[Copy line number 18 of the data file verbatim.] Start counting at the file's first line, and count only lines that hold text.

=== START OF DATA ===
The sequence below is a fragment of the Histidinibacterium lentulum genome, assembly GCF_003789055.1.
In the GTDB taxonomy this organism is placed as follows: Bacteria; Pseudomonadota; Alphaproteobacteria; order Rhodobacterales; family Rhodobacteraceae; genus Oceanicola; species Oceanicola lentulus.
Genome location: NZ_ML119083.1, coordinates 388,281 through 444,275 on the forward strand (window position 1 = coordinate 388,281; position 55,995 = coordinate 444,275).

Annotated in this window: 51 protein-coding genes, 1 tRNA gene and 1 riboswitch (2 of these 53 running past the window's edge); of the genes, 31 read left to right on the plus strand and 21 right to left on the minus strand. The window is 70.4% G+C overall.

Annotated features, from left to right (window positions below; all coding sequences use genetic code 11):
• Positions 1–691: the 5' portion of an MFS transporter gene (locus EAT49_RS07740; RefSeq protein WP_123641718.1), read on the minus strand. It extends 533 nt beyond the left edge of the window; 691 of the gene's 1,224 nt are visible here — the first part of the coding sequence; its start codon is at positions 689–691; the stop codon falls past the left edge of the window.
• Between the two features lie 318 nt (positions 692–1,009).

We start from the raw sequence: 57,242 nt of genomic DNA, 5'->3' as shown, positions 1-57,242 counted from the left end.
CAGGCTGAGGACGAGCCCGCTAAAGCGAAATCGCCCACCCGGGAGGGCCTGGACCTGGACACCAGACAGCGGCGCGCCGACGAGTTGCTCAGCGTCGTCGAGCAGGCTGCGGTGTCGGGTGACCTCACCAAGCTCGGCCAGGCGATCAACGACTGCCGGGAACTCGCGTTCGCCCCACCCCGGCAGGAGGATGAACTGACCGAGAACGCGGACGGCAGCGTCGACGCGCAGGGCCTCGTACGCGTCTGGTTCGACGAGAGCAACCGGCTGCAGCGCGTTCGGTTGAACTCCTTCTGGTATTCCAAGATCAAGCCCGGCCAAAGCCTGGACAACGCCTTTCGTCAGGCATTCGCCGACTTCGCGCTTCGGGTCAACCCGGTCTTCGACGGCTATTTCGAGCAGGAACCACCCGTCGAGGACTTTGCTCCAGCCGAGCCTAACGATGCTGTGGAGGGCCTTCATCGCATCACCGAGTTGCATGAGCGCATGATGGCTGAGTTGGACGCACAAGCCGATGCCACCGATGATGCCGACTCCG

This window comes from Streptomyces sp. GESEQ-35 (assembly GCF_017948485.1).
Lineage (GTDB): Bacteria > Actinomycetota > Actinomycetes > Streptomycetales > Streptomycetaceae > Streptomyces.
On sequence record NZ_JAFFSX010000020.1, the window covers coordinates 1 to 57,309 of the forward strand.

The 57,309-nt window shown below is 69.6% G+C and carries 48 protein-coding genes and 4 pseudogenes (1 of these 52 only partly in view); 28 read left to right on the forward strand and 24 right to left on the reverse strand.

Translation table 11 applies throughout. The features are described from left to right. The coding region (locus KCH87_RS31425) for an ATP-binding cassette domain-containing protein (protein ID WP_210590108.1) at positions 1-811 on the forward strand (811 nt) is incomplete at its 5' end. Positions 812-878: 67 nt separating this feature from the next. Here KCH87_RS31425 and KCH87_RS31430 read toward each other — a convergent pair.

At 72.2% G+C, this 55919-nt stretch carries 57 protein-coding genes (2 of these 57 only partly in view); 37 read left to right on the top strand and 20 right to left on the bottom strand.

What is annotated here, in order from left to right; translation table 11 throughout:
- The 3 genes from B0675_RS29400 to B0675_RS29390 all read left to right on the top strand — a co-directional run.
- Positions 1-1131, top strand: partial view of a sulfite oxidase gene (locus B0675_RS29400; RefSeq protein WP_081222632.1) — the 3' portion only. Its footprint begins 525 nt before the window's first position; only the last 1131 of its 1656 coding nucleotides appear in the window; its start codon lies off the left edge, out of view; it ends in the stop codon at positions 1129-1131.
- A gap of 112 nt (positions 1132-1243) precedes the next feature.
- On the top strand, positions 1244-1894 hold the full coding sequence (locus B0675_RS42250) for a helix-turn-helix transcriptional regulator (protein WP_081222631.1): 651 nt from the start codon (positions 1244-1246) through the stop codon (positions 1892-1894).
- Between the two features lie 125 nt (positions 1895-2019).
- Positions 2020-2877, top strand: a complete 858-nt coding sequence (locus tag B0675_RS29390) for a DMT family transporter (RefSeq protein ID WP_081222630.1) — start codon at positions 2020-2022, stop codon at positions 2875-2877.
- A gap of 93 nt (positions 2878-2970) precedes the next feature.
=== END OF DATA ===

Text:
- Positions 1-1131, top strand: partial view of a sulfite oxidase gene (locus B0675_RS29400; RefSeq protein WP_081222632.1) — the 3' portion only. Its footprint begins 525 nt before the window's first position; only the last 1131 of its 1656 coding nucleotides appear in the window; its start codon lies off the left edge, out of view; it ends in the stop codon at positions 1129-1131.